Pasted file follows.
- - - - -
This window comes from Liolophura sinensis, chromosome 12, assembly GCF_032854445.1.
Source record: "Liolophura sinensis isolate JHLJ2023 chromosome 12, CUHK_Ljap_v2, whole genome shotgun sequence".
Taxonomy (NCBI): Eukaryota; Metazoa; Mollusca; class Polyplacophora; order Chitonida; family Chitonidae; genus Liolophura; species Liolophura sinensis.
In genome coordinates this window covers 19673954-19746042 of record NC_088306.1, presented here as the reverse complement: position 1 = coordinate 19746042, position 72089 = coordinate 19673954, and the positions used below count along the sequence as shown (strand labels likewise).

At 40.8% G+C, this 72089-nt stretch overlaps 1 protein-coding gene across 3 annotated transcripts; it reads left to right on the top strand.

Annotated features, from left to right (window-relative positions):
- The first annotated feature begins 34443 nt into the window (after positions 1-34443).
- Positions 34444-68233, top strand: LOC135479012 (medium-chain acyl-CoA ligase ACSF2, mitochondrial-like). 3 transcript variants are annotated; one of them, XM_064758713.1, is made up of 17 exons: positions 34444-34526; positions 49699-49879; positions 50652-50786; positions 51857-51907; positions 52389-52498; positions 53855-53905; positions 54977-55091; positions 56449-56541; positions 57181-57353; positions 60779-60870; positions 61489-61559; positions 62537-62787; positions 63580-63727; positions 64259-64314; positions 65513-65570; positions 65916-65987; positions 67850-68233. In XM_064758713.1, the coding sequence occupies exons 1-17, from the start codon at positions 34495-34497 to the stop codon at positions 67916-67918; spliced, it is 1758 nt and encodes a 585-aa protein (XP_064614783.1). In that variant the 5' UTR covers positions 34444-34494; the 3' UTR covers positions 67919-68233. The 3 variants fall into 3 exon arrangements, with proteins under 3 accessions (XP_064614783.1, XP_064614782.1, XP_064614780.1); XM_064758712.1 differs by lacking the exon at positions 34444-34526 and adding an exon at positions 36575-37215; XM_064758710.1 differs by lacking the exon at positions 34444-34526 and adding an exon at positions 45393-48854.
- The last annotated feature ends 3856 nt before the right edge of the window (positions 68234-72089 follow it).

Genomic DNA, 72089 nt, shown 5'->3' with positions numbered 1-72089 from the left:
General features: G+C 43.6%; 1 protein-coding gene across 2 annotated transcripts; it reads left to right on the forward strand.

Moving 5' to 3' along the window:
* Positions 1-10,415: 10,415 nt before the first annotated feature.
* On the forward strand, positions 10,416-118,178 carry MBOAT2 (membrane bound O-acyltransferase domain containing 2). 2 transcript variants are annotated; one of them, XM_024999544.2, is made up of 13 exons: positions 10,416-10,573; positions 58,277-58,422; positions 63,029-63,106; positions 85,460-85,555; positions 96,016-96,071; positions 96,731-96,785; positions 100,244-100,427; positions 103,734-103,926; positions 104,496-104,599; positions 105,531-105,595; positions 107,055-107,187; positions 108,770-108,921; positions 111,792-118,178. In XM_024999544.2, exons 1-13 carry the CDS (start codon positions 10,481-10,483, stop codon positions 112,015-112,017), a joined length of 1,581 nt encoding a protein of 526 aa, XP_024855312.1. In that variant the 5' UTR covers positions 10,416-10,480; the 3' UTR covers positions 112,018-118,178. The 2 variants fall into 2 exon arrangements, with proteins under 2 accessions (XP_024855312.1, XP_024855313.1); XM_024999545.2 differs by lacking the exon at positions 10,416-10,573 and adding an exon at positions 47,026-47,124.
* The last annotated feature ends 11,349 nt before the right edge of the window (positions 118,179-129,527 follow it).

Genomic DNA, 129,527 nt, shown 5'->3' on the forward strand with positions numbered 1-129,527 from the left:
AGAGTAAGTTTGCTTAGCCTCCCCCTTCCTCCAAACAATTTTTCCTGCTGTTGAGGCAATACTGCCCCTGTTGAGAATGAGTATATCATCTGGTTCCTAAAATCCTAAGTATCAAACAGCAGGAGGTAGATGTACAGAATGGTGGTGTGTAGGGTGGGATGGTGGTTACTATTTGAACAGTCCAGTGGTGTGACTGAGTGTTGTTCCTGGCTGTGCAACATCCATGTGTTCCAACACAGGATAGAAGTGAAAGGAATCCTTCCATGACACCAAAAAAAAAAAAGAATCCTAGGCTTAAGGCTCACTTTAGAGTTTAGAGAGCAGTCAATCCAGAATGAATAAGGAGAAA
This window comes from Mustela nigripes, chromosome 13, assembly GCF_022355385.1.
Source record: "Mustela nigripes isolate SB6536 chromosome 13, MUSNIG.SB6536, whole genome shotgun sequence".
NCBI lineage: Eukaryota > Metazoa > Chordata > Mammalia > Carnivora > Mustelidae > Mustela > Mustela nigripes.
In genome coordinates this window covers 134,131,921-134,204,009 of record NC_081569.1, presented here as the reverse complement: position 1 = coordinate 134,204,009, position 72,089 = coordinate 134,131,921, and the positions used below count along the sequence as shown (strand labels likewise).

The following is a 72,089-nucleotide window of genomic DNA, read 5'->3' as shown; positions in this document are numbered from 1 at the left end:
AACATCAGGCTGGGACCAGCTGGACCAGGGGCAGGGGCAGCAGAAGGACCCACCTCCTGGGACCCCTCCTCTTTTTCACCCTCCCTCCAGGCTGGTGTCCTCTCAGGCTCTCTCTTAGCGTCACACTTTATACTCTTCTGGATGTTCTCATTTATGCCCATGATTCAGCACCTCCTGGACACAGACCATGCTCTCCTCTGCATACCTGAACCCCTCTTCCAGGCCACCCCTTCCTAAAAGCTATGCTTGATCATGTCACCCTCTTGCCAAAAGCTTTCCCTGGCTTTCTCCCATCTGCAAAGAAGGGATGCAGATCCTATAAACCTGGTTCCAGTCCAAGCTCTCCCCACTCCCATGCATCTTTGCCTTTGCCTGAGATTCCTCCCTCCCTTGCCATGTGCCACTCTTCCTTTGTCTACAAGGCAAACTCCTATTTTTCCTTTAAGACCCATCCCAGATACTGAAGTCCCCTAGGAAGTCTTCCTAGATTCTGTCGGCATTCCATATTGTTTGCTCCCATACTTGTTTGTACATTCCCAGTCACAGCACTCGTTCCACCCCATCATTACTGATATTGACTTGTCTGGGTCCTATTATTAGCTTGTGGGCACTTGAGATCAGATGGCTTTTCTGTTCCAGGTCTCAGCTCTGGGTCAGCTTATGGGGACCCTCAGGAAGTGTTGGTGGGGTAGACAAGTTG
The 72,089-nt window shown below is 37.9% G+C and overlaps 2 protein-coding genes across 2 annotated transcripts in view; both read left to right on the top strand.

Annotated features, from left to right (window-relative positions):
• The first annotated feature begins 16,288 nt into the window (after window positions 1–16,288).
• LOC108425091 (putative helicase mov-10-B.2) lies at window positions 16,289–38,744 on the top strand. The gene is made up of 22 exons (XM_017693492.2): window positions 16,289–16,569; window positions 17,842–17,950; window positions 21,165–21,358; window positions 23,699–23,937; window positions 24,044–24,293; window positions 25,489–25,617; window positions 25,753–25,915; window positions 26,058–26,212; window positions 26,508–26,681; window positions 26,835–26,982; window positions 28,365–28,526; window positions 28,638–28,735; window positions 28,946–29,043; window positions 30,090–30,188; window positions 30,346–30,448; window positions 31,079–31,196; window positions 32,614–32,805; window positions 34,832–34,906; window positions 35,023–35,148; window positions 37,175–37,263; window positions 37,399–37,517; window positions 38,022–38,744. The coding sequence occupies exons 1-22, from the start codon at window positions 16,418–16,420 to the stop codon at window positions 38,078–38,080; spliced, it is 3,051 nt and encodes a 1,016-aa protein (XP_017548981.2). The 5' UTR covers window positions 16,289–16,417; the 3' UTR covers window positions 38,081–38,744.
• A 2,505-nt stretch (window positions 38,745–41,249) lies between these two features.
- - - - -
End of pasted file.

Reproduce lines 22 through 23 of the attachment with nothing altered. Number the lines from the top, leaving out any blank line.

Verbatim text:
The following is a 72,089-nucleotide window of genomic DNA, read 5'->3' as shown; positions in this document are numbered from 1 at the left end:
AACATCAGGCTGGGACCAGCTGGACCAGGGGCAGGGGCAGCAGAAGGACCCACCTCCTGGGACCCCTCCTCTTTTTCACCCTCCCTCCAGGCTGGTGTCCTCTCAGGCTCTCTCTTAGCGTCACACTTTATACTCTTCTGGATGTTCTCATTTATGCCCATGATTCAGCACCTCCTGGACACAGACCATGCTCTCCTCTGCATACCTGAACCCCTCTTCCAGGCCACCCCTTCCTAAAAGCTATGCTTGATCATGTCACCCTCTTGCCAAAAGCTTTCCCTGGCTTTCTCCCATCTGCAAAGAAGGGATGCAGATCCTATAAACCTGGTTCCAGTCCAAGCTCTCCCCACTCCCATGCATCTTTGCCTTTGCCTGAGATTCCTCCCTCCCTTGCCATGTGCCACTCTTCCTTTGTCTACAAGGCAAACTCCTATTTTTCCTTTAAGACCCATCCCAGATACTGAAGTCCCCTAGGAAGTCTTCCTAGATTCTGTCGGCATTCCATATTGTTTGCTCCCATACTTGTTTGTACATTCCCAGTCACAGCACTCGTTCCACCCCATCATTACTGATATTGACTTGTCTGGGTCCTATTATTAGCTTGTGGGCACTTGAGATCAGATGGCTTTTCTGTTCCAGGTCTCAGCTCTGGGTCAGCTTATGGGGACCCTCAGGAAGTGTTGGTGGGGTAGACAAGTTG